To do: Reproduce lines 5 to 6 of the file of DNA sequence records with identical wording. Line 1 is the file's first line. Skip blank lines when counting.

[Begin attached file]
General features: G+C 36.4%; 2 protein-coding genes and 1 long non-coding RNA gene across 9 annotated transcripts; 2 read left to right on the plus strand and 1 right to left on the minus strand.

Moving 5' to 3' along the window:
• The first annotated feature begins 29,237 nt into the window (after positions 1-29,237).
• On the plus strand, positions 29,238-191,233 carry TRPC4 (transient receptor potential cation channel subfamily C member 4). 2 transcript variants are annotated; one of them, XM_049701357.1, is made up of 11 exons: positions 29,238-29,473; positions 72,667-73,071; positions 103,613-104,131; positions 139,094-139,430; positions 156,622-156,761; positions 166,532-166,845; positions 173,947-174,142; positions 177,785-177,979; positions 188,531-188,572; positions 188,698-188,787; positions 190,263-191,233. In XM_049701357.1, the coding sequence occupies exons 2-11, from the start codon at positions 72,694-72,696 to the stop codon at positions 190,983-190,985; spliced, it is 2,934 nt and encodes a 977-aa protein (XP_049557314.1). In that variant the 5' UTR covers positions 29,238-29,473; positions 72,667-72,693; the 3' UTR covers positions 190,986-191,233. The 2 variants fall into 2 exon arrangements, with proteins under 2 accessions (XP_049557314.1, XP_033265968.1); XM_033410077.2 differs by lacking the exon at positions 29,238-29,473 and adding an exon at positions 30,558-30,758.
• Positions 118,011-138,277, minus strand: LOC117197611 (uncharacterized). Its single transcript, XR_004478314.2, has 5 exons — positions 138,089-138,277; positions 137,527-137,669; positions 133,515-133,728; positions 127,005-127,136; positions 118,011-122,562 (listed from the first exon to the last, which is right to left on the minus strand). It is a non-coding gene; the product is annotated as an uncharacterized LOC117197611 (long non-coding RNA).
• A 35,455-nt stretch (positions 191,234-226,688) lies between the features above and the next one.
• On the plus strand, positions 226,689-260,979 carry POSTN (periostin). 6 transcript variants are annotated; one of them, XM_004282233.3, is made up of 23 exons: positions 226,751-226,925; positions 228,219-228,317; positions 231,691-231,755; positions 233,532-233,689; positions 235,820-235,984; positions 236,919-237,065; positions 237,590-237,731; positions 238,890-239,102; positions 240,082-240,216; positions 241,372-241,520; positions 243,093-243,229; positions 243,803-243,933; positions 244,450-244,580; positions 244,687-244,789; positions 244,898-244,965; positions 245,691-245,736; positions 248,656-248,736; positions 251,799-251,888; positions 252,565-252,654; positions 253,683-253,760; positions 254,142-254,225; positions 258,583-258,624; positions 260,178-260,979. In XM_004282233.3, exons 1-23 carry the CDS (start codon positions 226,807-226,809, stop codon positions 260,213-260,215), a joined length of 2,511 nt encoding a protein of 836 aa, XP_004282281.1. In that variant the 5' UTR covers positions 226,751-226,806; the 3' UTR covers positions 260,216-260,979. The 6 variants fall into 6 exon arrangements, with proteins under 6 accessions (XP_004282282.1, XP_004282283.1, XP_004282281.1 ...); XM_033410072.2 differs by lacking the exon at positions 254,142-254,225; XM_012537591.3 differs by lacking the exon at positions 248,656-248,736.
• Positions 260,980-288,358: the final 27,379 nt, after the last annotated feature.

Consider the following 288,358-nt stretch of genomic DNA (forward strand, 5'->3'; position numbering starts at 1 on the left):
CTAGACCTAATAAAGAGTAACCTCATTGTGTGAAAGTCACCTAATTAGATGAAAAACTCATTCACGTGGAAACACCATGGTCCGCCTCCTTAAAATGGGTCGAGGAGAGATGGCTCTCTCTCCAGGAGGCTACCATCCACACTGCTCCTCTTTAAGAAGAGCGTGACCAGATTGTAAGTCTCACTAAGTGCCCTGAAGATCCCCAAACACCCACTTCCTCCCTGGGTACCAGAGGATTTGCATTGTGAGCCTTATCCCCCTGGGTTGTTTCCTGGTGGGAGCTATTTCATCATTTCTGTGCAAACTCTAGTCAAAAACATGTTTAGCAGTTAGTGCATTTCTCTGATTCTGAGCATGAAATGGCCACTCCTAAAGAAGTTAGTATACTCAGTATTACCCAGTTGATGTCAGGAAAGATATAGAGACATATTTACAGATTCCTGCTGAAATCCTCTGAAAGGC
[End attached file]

• Positions 118,011-138,277, minus strand: LOC117197611 (uncharacterized). Its single transcript, XR_004478314.2, has 5 exons — positions 138,089-138,277; positions 137,527-137,669; positions 133,515-133,728; positions 127,005-127,136; positions 118,011-122,562 (listed from the first exon to the last, which is right to left on the minus strand). It is a non-coding gene; the product is annotated as an uncharacterized LOC117197611 (long non-coding RNA).
• A 35,455-nt stretch (positions 191,234-226,688) lies between the features above and the next one.